Time-dependent structural transformation analysis to high-level Petri net model with active state transition diagram
Chen Li, Masao Nagasaki, Ayumu Saito, Satoru Miyano
BMC Systems Biology , 2010, DOI: 10.1186/1752-0509-4-39
Abstract: Investigating the dynamic features of current computational models promises a deeper understanding of complex cellular processes. This leads us to develop a method that utilizes structural properties of the model over all simulation time steps. Further, user-friendly overviews of dynamic behaviors can be considered to provide a great help in understanding the variations of system mechanisms.We propose a novel method for constructing and analyzing a so-called active state transition diagram (ASTD) by using time-course simulation data of a high-level Petri net. Our method includes two new algorithms. The first algorithm extracts a series of subnets (called temporal subnets) reflecting biological components contributing to the dynamics, while retaining positive mathematical qualities. The second one creates an ASTD composed of unique temporal subnets. ASTD provides users with concise information allowing them to grasp and trace how a key regulatory subnet and/or a network changes with time. The applicability of our method is demonstrated by the analysis of the underlying model for circadian rhythms in Drosophila.Building ASTD is a useful means to convert a hybrid model dealing with discrete, continuous and more complicated events to finite time-dependent states. Based on ASTD, various analytical approaches can be applied to obtain new insights into not only systematic mechanisms but also dynamics.A great deal of biological datasets have been measured in a lot of laboratories around the world in recent years. Petri nets have been applied successfully in modeling, simulating and analyzing biological networks [1,2] (i.e., metabolic [3,4], signal transduction [5,6] and gene regulatory networks [7,8]). In the meanwhile, a number of public and commercial databases have developed tools to automatically convert biological pathway information into various formats of models, e.g., the tool TRANSPATH2CSML [9] automatically converts data stored in TRANSPATH [10] to a simulation-ba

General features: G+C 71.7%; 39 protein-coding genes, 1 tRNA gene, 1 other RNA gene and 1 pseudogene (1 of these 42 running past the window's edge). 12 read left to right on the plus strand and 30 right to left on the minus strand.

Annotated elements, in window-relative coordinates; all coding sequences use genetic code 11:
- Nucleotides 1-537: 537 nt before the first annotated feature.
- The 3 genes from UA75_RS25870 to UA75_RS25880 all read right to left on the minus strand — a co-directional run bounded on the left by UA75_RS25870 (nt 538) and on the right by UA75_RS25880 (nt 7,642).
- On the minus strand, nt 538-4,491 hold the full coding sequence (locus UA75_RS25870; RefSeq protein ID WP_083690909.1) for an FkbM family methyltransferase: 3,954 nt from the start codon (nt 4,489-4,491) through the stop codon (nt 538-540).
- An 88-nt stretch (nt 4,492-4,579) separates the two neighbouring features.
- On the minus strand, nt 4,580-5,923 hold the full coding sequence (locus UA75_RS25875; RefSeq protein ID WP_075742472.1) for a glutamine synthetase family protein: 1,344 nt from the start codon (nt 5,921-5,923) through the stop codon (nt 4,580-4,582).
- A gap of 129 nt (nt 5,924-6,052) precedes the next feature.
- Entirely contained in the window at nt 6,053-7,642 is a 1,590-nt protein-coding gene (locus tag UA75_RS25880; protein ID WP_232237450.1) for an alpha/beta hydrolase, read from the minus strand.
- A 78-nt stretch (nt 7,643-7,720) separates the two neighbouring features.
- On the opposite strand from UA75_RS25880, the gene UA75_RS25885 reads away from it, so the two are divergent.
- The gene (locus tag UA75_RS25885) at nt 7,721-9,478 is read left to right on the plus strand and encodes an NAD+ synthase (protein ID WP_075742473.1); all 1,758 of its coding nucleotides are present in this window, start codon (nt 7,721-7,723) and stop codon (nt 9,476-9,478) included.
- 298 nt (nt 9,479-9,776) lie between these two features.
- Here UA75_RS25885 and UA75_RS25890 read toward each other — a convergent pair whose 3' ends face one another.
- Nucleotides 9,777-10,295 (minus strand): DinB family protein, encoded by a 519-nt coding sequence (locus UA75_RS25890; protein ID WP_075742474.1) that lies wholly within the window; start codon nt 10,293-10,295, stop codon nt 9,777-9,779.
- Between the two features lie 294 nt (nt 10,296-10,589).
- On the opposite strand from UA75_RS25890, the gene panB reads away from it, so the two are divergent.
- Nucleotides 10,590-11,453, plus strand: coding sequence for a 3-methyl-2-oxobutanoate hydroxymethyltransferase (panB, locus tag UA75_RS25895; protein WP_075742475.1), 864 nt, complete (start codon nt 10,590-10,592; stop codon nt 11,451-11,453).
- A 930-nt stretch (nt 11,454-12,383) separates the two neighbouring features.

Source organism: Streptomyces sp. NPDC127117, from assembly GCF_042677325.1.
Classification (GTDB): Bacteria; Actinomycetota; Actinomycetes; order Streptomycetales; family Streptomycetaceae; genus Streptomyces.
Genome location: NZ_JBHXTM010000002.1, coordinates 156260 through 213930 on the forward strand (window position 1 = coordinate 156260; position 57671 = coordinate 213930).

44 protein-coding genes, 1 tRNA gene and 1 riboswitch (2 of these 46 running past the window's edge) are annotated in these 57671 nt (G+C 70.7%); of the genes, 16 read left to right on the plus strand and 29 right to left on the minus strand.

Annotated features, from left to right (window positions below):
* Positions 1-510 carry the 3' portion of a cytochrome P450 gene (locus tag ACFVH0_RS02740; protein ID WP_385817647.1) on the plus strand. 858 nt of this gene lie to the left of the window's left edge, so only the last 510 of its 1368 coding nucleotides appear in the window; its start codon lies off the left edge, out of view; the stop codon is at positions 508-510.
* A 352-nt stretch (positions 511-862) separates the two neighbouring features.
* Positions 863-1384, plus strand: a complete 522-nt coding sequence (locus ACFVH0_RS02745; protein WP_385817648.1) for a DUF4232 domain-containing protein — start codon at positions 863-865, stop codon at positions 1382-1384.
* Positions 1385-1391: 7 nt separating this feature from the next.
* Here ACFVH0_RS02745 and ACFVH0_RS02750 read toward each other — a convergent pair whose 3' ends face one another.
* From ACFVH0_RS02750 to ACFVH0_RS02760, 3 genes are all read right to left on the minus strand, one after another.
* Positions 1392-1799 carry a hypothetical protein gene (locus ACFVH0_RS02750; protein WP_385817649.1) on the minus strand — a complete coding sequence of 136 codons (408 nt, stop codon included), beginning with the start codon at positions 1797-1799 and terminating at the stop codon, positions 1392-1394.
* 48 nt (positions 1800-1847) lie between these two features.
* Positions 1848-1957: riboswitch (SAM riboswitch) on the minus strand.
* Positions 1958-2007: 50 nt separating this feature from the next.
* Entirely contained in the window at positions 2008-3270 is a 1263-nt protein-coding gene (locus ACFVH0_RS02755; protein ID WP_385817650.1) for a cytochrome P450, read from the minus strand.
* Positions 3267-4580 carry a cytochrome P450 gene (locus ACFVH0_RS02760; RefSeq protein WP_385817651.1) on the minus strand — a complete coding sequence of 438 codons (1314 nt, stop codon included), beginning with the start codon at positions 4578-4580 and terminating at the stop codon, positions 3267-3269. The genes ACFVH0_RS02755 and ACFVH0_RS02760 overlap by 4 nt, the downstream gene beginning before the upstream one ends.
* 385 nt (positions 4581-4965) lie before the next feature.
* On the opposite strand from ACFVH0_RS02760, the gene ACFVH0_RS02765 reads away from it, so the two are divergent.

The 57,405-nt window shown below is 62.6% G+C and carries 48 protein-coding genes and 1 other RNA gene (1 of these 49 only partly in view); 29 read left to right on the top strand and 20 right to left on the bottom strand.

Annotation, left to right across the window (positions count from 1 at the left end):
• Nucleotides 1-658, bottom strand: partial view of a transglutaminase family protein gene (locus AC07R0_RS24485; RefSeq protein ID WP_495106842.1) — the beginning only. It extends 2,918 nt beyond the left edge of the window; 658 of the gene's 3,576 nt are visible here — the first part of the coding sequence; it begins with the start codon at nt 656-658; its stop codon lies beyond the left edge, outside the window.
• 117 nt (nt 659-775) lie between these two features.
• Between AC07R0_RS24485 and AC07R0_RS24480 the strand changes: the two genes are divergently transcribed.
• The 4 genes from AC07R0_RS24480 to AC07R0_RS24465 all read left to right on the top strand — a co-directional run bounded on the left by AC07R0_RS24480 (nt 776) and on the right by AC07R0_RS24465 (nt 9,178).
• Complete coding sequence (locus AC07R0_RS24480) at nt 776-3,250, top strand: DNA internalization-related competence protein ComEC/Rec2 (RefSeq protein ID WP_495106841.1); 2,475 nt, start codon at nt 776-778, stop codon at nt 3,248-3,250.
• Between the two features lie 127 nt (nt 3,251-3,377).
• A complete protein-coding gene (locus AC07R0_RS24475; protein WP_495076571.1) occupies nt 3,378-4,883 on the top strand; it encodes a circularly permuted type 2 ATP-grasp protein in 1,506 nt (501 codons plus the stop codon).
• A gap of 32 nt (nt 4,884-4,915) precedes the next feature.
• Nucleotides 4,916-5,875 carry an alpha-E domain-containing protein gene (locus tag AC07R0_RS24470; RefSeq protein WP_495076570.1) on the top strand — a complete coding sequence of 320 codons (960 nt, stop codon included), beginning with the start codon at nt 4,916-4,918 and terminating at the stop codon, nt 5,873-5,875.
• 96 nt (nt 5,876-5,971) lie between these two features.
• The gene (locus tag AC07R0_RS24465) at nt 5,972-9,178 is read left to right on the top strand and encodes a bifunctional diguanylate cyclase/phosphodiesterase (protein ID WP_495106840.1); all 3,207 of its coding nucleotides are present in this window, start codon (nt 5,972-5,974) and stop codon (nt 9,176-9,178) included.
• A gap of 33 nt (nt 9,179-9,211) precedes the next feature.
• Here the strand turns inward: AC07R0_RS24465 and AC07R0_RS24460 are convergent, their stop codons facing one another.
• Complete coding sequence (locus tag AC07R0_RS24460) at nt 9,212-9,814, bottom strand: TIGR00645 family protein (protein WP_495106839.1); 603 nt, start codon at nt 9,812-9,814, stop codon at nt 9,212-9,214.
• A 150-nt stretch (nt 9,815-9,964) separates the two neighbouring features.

Systematic reconstruction of TRANSPATH data into Cell System Markup Language
Masao Nagasaki, Ayumu Saito, Chen Li, Euna Jeong, Satoru Miyano
BMC Systems Biology , 2008, DOI: 10.1186/1752-0509-2-53